SPJ Florida board member discusses mass shooting coverage of Marjory Stoneman Douglas High School

Stoneman Douglas shooting photo
Pamela Tilton, right, comforts Che James-Riley, 18, as they light a candle at a memorial for the victims of the shooting at Marjory Stoneman Douglas High School, Feb. 15, 2018, in Parkland, Florida. wikimedia.org photo

– From SPJ Florida

Lulu Ramadan
Lulu Ramadan

SPJ Florida board member and Palm Beach Post reporter Lulu Ramadan participated in an April 28 panel discussion on mass shootings alongside Neki Mohan, a WPLG anchor; Lance Dixon, a reporter at “New Tropic;” and Tania Francois, a WFOR assignment desk editor.

The South Florida Black Journalists Association (SFBJA) website states the mass shooting statistics for Florida during the past two years. “While the United States has only about 5 percent of the world’s population, our country has more than 30 percent of reported mass shootings. And South Florida has been home to several Mass Shootings including the Fort Lauderdale Airport shooting and the Parkland shooting.The deadliest shooting in 2016 occurred at the Pulse nightclub of Orlando (49 killed), which followed by less than ten years the Virginia Tech massacre (32 killed), and the Sandy Hook shooting (27 killed).”

“It’s an unfortunate reality for today’s journalists that we have to prepare for mass shooting coverage,” – Lulu Ramadan

The panelists, who spoke at the annual SFBJ career fair, shared insight on covering mass tragedies, particularly the Feb. 14 deadly shooting at Marjory Stoneman Douglas High School in Parkland. More than 300 people attended the career fair, while more than a dozen engaged in the panel discussion from the audience.

“It’s an unfortunate reality for today’s journalists that we have to prepare for mass shooting coverage,” Ramadan said. “It’s helpful to talk about with peers and professionals to get advice and guidance. I learned quite a bit from my peers and was glad to share what I could with future journalists.”

The panelists offered tips on tackling mass shootings from multiple angles, and self-care for journos who face these tragedies. Ramadan, who has covered three Florida mass shootings, shared insight on how young reporters can find information and sources amid the chaos. The Society of Professional Journalists’ website offers a Journalists Toolbox “School Violence and Covering Mass Killings” page for resources connected to mass shootings including support for journalists and resources from past news coverage.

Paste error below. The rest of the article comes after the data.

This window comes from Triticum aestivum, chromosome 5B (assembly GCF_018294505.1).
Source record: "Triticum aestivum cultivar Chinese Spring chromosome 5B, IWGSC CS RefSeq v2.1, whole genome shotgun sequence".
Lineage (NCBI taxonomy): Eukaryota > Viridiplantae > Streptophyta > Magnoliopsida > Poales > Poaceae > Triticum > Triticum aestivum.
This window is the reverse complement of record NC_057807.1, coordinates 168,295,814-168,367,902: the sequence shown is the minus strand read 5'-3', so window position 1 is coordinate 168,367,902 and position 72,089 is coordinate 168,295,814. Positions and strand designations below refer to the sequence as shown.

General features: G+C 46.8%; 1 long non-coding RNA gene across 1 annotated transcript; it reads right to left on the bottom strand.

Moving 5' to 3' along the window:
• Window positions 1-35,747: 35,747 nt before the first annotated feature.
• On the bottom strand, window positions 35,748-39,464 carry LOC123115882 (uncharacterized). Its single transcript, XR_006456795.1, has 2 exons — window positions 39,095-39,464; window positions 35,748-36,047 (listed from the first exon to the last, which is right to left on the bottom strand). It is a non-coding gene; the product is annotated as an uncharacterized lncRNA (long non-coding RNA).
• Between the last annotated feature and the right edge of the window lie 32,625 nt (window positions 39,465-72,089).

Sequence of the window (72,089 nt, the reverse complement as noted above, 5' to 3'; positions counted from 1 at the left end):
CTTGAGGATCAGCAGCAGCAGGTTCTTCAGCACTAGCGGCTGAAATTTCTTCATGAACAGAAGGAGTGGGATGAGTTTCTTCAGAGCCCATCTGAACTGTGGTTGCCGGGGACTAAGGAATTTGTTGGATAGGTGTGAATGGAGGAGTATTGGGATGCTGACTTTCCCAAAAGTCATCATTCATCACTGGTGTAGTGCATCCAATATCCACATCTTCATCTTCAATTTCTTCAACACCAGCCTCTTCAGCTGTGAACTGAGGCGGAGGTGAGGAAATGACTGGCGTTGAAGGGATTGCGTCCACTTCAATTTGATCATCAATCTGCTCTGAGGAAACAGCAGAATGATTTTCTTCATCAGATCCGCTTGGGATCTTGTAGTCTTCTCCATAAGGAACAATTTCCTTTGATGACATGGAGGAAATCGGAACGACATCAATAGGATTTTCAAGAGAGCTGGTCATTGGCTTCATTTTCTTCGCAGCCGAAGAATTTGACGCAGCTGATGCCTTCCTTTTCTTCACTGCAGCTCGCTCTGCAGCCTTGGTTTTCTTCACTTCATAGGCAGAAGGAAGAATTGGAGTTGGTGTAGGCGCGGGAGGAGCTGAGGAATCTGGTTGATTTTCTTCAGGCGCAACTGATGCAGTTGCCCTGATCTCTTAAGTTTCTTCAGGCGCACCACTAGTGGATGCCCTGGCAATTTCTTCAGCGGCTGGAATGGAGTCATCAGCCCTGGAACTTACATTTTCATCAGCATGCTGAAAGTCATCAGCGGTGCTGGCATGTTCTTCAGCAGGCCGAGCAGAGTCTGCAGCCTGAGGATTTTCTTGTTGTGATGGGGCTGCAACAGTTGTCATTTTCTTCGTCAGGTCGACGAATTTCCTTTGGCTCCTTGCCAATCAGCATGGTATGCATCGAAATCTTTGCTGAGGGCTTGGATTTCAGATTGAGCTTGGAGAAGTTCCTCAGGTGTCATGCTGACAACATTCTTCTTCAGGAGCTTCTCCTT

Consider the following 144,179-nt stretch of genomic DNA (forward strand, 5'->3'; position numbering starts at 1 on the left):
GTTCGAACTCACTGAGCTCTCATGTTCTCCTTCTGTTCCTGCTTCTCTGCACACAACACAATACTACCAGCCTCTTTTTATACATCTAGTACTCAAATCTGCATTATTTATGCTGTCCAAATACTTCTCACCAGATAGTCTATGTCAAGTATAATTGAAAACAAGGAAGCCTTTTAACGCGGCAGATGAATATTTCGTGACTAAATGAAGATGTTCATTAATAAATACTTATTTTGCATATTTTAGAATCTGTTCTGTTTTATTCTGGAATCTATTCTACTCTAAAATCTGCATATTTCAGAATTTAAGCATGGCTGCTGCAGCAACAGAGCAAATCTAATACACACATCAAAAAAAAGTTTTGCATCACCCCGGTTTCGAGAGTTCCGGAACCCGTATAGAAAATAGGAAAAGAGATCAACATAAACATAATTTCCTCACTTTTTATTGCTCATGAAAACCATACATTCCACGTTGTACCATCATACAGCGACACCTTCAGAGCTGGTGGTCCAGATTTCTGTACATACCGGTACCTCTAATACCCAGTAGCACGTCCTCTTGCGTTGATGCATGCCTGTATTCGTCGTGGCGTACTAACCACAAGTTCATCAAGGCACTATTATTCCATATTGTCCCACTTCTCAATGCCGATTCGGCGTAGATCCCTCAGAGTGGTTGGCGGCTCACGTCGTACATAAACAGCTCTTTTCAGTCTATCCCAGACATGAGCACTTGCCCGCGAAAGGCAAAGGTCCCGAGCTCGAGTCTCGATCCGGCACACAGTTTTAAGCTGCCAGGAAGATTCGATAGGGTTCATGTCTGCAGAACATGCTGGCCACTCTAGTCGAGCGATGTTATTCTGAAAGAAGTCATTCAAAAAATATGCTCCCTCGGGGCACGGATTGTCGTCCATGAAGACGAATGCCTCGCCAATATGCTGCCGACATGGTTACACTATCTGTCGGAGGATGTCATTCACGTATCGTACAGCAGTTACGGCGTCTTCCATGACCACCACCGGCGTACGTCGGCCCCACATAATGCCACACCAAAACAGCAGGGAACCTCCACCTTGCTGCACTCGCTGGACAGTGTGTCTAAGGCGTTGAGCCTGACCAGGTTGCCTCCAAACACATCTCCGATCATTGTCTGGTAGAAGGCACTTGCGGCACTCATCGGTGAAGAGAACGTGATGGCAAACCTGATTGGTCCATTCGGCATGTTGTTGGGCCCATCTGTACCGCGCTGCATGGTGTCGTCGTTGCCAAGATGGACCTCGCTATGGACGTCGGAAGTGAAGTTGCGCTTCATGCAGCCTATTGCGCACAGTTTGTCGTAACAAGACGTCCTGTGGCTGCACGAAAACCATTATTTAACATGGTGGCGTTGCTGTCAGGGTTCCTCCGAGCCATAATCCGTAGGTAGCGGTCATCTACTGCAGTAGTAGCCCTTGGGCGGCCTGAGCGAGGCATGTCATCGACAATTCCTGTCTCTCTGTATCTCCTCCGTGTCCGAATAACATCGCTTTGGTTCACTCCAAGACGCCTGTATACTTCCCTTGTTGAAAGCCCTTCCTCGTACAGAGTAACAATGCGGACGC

The engaged audience posed questions to panelists about how newsrooms tackle mass casualty reporting given the frequency of such events, the best ways to approach sources and how social media can be used as a tool to discover and deliver information.

Marjority Douglas Stoneman High School Qull photo
Marjory Stoneman Douglas High School protested along with thousands of students and parents in Washington, D.C., spring 2108. Quill photo

SPJ’s Quill magazine also covered the student journalists of Marjory Stoneman Douglas High School, Parkland, Florida, and their support of advocacy journalism.

“Obviously you can find a million journalists who are like, ‘This happened, this happened, this happened, done.’ But we’re trying to use our roles that are so personal to us and that separate us.” – Quill magazine, Rebecca Schneid, editor-in-chief of the Eagle Eye student newspaper

“I think that’s what makes our publication so special,”  said Rebecca Schneid, editor-in-chief of the Eagle Eye, the student newspaper. “Obviously you can find a million journalists who are like, ‘This happened, this happened, this happened, done.’ But we’re trying to use our roles that are so personal to us and that separate us. Obviously we’re very skilled, but you could find other people writing about it but they don’t have the raw emotion.”

SPJ Florida logo

SPJ Florida

SPJ Region 3 logo

Society of Professional Journalists

SizingUpTheSouth.com

Facebook.com/SPJRegion3

Twitter  @spj_3